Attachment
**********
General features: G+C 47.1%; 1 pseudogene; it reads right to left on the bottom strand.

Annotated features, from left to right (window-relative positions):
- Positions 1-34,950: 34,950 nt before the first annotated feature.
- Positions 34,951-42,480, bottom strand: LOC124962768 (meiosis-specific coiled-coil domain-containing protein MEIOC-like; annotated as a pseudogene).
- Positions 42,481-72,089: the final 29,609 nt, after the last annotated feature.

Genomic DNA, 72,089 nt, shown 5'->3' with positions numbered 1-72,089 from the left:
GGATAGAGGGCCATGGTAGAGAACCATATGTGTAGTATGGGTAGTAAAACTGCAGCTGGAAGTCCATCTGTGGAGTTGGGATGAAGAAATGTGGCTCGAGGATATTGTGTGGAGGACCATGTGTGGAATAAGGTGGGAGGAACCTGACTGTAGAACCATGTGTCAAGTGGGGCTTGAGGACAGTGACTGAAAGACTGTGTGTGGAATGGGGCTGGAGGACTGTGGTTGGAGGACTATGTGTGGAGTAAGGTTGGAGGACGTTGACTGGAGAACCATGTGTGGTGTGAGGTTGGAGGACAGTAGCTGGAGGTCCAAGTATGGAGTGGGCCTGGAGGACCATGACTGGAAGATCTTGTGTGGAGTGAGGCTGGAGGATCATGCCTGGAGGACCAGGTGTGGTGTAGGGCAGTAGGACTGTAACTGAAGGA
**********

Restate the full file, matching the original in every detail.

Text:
General features: G+C 47.1%; 1 pseudogene; it reads right to left on the bottom strand.

Annotated features, from left to right (window-relative positions):
- Positions 1-34,950: 34,950 nt before the first annotated feature.
- Positions 34,951-42,480, bottom strand: LOC124962768 (meiosis-specific coiled-coil domain-containing protein MEIOC-like; annotated as a pseudogene).
- Positions 42,481-72,089: the final 29,609 nt, after the last annotated feature.

Genomic DNA, 72,089 nt, shown 5'->3' with positions numbered 1-72,089 from the left:
GGATAGAGGGCCATGGTAGAGAACCATATGTGTAGTATGGGTAGTAAAACTGCAGCTGGAAGTCCATCTGTGGAGTTGGGATGAAGAAATGTGGCTCGAGGATATTGTGTGGAGGACCATGTGTGGAATAAGGTGGGAGGAACCTGACTGTAGAACCATGTGTCAAGTGGGGCTTGAGGACAGTGACTGAAAGACTGTGTGTGGAATGGGGCTGGAGGACTGTGGTTGGAGGACTATGTGTGGAGTAAGGTTGGAGGACGTTGACTGGAGAACCATGTGTGGTGTGAGGTTGGAGGACAGTAGCTGGAGGTCCAAGTATGGAGTGGGCCTGGAGGACCATGACTGGAAGATCTTGTGTGGAGTGAGGCTGGAGGATCATGCCTGGAGGACCAGGTGTGGTGTAGGGCAGTAGGACTGTAACTGAAGGA